Bibliography of Gustave Flaubert

Early work 1831-1846

Louis XIII - [three pages of school notebook] - Les soirées d’étude - Narrations et discours - Opuscules historiques - La Fiancée et la tombe - la Grand Dame et le joueur de vielle - Un Parfum à sentir - Chronique normande du Xe siècle - La Femme du monde - Un Secret de Philippe le Prudent - La Peste à Florence - Bibliomanie - Rage et impuissance - La Dernière Heure - Une leçon d’histoire naturelle (genre commis) - La Main de fer - Rêve d’enfer - « Quidquid volueris » - Passion et vertu - Loys XI - Agonies - La Danse des morts - Ivre et mort - Mémoires d’un fou - Rome et les Césars - Étude sur Rabelais - Smar - Les Funérailles du Docteur Mathurin - Mademoiselle Rachel - Pyrénées-Corse - [Cahier intime de 1840-1841] - Novembre - L’Education sentimentale (1845) - [Voyage en Italie]


Digitized editions

Most of Flaubert’s works and his correspondence (about 4,500 letters), as well as the manuscripts of Madame Bovary and Bouvard and Pécuchet are available online on the Flaubert site of the University of Rouen Normandy:

The early works

Flaubert began writing at the age of 9. These are plays, short stories, historical narratives. His early texts are often full of violence. They can be classified in three cycles, in chronological order: a historical cycle, a philosophical and fantastic cycle (which includes Smar, an «vieux mystères» religious) and finally an autobiographical cycle (Les Mémoires d'un fou and Novembre).

In Passion et Vertu (1837), a woman in search of the absolute, abandoned by her lover, poisoned husband and children before poisoning herself. We see Emma Bovary in Mazza and Rodolphe under the features of her seducer, Ernest.

Les Mémoires d'un fou (1838-1839): Flaubert is 17 years old, he reads Rousseau, Musset, Goethe and Byron. This narrative, both fictional and autobiographical, evokes his platonic love for Élisa Schlésinger. The narrator describes first his childhood as an unhappy schoolboy, then, in Trouville, the meeting of Maria, married wife of 10 years his eldest. It contains the premises of the inaugural scene of L'Éducation sentimentale of 1869: A stronger flood had wet the silk fringes of this coat. I removed it to place it further away.” This gesture allowed him to meet Maria. He returns every day to the beach and sinks into an idealized and desperate love. This manuscript will be offered to his friend Alfred Le Poittevin.

L'Éducation sentimentale (1843-1845): Flaubert begins this first novel while he is a law student in Paris and finishes it after a serious nervous crisis, probably epileptic, which interrupts his studies and brings him back to Rouen. This long text is both a review of his youth and the beginning of a new writing. As its title indicates, it is a training novel. Two friends took opposite paths: Henry, a student turned bourgeois, made a beautiful marriage and found himself a minister; Jules, an exalted poet, converted to «pure art» and became a great artist. They both give up sentimentalism.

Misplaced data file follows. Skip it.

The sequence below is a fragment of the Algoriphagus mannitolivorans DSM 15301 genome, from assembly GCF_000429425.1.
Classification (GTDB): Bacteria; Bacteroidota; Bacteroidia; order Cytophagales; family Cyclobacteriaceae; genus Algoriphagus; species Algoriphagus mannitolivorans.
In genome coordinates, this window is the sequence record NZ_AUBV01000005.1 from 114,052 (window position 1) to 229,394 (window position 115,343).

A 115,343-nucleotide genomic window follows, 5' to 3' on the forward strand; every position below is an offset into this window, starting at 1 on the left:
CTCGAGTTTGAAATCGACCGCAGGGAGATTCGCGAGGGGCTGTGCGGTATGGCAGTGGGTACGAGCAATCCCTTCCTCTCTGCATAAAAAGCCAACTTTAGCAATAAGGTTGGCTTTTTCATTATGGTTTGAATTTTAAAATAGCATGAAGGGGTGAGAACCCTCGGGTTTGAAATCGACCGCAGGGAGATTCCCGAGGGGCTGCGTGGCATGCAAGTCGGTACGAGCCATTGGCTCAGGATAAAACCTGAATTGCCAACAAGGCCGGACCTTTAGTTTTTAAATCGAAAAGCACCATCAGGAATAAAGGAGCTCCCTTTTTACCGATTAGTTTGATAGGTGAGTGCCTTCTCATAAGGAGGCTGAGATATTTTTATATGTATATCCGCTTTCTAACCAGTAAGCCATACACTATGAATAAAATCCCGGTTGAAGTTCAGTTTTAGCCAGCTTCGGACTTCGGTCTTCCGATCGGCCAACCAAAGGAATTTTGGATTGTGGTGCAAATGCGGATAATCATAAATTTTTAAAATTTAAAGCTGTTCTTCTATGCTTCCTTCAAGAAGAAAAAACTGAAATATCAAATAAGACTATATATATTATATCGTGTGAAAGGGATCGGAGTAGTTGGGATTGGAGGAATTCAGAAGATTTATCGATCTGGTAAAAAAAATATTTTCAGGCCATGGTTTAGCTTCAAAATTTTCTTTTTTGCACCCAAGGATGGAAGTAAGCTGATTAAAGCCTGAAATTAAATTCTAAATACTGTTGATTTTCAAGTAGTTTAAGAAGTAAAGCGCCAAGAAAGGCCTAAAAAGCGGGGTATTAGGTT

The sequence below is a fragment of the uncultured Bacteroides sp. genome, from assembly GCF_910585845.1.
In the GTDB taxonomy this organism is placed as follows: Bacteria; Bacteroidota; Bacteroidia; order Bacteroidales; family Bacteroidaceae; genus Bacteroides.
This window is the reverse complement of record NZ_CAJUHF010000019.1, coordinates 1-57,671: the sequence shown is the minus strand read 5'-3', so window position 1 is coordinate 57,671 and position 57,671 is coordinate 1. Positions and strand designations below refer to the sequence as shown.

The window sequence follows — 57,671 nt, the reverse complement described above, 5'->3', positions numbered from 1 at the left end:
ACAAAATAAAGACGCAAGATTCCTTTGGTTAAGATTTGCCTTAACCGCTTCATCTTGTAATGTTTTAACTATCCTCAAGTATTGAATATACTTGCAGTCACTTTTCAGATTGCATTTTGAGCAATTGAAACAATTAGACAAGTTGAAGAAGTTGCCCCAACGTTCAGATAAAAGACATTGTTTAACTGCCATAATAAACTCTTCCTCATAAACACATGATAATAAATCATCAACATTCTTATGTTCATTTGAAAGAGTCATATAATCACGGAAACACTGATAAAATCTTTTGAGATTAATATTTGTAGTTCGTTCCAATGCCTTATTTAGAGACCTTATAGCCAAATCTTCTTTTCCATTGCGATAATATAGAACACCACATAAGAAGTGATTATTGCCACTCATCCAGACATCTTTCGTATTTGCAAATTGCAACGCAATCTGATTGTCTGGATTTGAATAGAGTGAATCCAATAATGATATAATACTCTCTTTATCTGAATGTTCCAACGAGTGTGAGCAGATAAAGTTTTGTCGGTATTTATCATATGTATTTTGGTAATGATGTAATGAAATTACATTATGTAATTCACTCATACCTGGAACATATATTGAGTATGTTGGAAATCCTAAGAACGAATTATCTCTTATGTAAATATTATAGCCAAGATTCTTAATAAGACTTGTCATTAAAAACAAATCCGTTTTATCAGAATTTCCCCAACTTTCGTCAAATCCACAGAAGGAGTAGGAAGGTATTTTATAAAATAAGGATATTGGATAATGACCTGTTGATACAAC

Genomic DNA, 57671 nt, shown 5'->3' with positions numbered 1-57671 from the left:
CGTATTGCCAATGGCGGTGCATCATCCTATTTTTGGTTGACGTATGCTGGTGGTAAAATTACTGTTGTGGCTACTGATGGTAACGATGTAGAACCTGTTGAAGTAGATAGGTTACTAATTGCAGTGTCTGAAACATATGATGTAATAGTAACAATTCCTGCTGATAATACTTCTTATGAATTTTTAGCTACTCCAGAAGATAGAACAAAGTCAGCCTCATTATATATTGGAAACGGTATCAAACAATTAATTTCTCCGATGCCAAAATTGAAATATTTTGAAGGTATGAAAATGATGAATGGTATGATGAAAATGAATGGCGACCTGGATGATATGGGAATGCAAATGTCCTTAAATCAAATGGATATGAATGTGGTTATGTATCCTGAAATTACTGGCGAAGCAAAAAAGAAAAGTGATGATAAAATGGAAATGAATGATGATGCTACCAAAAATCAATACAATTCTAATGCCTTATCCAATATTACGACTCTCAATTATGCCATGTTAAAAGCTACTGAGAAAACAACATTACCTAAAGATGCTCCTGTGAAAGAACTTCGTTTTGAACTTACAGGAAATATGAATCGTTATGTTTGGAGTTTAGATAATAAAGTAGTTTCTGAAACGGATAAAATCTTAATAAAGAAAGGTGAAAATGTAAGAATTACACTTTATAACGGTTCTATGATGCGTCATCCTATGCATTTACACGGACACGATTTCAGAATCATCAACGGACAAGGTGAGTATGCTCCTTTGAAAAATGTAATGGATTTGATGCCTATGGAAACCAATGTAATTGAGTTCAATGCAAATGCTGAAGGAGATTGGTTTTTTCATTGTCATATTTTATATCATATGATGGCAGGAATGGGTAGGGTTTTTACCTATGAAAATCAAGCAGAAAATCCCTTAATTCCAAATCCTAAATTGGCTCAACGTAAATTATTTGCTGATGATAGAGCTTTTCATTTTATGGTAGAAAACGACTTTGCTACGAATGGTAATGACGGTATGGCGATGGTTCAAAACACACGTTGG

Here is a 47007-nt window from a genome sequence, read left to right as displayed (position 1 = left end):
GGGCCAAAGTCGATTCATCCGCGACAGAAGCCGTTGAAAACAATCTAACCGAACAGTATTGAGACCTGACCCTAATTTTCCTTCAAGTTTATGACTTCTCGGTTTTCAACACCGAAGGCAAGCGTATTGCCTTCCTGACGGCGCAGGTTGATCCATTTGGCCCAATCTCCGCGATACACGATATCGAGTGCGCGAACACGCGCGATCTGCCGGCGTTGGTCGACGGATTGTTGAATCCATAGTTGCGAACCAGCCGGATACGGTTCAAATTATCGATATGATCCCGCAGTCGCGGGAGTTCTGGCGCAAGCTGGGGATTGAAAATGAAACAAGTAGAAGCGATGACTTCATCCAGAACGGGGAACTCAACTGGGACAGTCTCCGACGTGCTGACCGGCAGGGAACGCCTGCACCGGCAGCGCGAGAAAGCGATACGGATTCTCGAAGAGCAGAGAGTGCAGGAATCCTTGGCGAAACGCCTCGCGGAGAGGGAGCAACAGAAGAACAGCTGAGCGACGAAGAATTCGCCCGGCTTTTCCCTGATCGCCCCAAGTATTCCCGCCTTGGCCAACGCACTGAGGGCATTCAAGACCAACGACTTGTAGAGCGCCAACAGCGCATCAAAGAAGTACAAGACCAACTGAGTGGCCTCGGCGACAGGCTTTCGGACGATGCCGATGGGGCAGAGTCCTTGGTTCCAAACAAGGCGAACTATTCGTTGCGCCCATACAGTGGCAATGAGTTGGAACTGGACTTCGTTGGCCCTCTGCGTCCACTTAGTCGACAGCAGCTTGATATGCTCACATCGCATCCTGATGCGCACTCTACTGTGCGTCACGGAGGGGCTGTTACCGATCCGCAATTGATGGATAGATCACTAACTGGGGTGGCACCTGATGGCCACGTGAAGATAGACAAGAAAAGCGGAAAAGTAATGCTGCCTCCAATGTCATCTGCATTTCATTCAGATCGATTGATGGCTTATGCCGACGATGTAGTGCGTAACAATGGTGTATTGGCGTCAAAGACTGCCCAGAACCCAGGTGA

The correspondence

Flaubert wanted to leave only his works to posterity, faithful to his principle of impersonality. After his death, however, his niece Caroline began publishing his correspondence. A number of letters were destroyed, by Flaubert, by his niece, or by certain recipients. The publisher Louis Conard published the Correspondance in Flaubert’s Complete Works from 1909. Unpublished works were later added. Currently electronic publishing (by Yvan Leclerc and Danielle Girard) provides access to nearly 4,500 letters from Flaubert and over 2,400 letters addressed to it. These letters can be consulted by date, by correspondent, by place of writing and conservation, and by theme (according to four main axes: man, personality, writer and his work.

From 1829 to the year of his death, Flaubert maintained numerous correspondence exchanges with 272 recipients: his family, his friends, Louis Bouilhet, Maxime Du Camp, including famous authors: George Sand, Maupassant, les Goncourt, Tourgueniev... and women, who hold an important place in her life: Louise Colet, Princess Mathilde, Marie-Sophie Leroyer de Chantepie... For this often reclusive man, who is determined to sculpt his sentences, correspondence is a moment of freedom. He talks about his work, his projects, his daily worries and his loves. He usually uses a very free tone, even familiar.

The Correspondence of Flaubert is a major work of our literature. It illuminates his time; he addresses all subjects, topicality, religion, politics, manners, without hesitation to shock. He also shows all the complexity (bourgeois, he criticizes the bourgeoisie). “A document on his time, rich in personal and often profound judgments, […] the Correspondence of Flaubert is above all a “royal way” to penetrate his personality and understand his work” (Jean Bruneau).

The Correspondence reveals the man: Dear Master, I have received the package of books. 'They are now stored before me. I thank you for this gift. We admired and loved you, so you want us to adore you! Where are you now? I am alone, my fire is burning, the rain is constantly falling, I work like a man, I think of you and I embrace you” (letter to George Sand of 12 September 1866).
In another letter to George Sand dated January 1, 1869, he wrote, "Could I make a book in which I would give myself all?" The Correspondence seems to realize this wish.